About Us

The Committee for a National Water Policy is a network of public officials officials, policy advocates, research scientists, and supporters of a comprehensive integrated water policy for the United States.

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Why a National Water Policy? And Why Now?

A comprehensive integrated national water policy is needed to develop ways to increase water supplies and improve the availability, reliability, and quality of freshwater resources to meet critical municipal, industrial, agricultural, energy, security and environmental needs. The policy needs to coordinate the activity of federal agencies with the States, Tribes, and local public and private entities responsible for water management.

Throughout the history of the United States, the federal government has never held an official position regarding the nation’s water policy as a means by which municipalities and water providers derive their mission statements and formulate their actions. Historically water resource planning has been assigned a low priority at the federal level; however, water resource management must finally be addressed and accurately prioritized from a federal perspective now more than ever. Currently there is not a solid understanding of our national water resources, either aboveground or underground, held in our nation’s aquifer system.

The federal government must increase its interest in water resource management as communities in both the drought-stricken Southwest and the East face water supply shortages, especially when considering the fact that the Southwest is currently exhibiting the fastest regional growth in the nation. This obvious need to expand both federal and non-federal efforts to integrate water resources management, augment supplies, and address legislative inconsistencies has generated an effort to coordinate a comprehensive national water policy, so an integrated federal policy on water resources is critical.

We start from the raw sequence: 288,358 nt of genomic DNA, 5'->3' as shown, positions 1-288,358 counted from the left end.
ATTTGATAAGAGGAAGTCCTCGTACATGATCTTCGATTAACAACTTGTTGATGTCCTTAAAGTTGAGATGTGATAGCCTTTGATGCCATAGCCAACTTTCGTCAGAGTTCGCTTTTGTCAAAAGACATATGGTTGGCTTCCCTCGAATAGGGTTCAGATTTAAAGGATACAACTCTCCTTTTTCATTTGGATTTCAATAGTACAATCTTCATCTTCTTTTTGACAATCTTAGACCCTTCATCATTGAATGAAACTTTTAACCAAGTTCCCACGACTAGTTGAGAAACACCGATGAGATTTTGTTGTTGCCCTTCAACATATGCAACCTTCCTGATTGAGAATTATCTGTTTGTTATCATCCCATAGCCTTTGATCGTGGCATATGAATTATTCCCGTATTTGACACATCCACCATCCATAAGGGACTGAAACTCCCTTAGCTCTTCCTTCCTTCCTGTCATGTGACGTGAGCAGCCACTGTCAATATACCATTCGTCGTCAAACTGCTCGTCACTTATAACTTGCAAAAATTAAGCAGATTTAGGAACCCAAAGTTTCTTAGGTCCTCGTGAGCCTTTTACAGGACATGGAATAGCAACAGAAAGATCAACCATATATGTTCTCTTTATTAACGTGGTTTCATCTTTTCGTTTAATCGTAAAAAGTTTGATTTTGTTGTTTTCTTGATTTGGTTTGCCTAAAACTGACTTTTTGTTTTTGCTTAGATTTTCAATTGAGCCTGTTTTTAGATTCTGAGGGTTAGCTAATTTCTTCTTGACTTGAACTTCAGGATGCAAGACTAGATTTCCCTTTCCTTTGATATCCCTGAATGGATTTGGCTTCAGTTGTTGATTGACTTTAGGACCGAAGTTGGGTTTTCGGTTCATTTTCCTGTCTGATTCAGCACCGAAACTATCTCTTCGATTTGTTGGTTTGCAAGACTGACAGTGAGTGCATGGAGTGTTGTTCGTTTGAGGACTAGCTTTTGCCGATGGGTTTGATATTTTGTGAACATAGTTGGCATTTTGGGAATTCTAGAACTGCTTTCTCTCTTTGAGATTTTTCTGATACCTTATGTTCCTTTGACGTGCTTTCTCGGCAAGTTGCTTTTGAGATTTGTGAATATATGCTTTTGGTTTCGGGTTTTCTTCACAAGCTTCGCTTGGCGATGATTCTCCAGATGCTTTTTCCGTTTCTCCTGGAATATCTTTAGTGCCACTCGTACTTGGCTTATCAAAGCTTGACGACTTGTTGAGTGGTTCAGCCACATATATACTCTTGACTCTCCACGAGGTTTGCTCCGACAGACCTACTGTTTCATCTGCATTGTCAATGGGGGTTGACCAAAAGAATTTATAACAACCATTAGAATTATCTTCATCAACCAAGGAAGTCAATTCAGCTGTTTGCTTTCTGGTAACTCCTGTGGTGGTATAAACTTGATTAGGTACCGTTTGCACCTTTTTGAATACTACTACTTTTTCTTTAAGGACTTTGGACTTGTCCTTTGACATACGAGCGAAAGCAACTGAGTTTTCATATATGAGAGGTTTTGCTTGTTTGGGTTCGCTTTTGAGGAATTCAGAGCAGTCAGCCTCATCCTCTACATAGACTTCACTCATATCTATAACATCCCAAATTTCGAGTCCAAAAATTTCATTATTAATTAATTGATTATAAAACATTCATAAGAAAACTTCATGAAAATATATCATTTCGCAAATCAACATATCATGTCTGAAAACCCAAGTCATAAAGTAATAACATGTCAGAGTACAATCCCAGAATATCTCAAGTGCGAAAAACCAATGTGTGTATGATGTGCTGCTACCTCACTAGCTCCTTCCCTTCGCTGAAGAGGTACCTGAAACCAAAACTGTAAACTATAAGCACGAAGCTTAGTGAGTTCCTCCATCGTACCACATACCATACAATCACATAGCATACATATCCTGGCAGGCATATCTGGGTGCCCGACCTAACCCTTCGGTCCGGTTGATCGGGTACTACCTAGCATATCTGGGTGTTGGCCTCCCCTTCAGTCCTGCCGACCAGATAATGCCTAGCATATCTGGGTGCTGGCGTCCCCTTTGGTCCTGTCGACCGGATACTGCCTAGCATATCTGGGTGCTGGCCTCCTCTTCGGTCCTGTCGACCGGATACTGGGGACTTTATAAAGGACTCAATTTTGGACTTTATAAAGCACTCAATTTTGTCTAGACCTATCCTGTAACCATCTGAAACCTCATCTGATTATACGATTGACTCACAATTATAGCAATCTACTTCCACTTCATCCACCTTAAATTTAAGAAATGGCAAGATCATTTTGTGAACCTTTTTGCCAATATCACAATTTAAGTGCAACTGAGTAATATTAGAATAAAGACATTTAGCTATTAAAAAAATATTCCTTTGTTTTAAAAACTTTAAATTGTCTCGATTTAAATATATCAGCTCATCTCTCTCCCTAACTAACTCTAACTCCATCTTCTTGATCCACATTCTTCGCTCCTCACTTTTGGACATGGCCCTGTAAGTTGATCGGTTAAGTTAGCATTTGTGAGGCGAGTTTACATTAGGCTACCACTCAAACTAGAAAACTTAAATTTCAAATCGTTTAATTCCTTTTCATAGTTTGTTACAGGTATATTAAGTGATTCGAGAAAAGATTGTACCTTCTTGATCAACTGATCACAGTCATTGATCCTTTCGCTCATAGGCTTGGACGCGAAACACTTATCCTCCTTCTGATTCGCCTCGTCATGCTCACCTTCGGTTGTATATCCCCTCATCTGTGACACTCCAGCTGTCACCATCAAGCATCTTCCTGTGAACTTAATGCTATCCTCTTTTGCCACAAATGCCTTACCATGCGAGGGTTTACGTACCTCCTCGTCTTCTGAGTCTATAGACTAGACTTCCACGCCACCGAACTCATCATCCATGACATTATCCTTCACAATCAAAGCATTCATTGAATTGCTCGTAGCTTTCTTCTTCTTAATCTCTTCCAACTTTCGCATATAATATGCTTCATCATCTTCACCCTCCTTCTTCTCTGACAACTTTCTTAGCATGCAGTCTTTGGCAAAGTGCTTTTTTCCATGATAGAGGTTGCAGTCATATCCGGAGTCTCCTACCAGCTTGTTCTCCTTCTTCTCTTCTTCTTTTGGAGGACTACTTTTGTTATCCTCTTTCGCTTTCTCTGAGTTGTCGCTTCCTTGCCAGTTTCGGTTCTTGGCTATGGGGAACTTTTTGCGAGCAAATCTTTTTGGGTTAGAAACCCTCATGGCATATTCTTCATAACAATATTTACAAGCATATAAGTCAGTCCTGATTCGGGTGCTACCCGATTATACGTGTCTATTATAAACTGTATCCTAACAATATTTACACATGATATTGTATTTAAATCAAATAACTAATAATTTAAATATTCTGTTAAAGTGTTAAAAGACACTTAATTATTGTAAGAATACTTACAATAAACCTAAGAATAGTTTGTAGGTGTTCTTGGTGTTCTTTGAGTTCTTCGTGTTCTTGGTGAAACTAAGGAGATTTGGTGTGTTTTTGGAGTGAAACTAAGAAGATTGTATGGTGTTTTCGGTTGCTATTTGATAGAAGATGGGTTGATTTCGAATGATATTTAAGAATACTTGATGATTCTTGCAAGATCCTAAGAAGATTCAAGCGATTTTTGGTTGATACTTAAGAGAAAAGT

Under the supervision of the Office of Science and Technology, the Subcommittee on Water Availability and Quality (SWAQ) in 2004, identified a need for a comprehensive assessment of water availability and use. An examination of trends related to both is overdue. Without quantifiable and scientifically defensible estimates of environmental water requirements, intense competition among irrigation, navigation, municipal supply, energy, and the environment is not likely to be resolved. The subcommittee’s study also called for the additional study of untapped water resources through further research and development of water recycling, desalination, aquifer storage and recovery as well as a thorough understanding of socioeconomic factors attributed to the demand and usage of water resources by the general public and industry.1

The American Water Resources Association recommends the creation of another water policy commission to define our national goals for maintaining sustainable water resources in cooperation with state, tribal, and local governments. AWRA also calls for an assessment of the Nation’s water resources to determine critical needs and vulnerabilities as well as reevaluating existing federal laws, regulations, and Executive Orders to identify conflicting language and inconsistencies and to recommend legislative actions needed to harmonize water policy.

The 2005 Senate Energy and Natural Resources Committee’s workshop on water resources addressed similar topics, echoing a need to “reconcile the myriad laws, executive orders, and congressional guidance that have created disjointed ad-hoc national water policy.”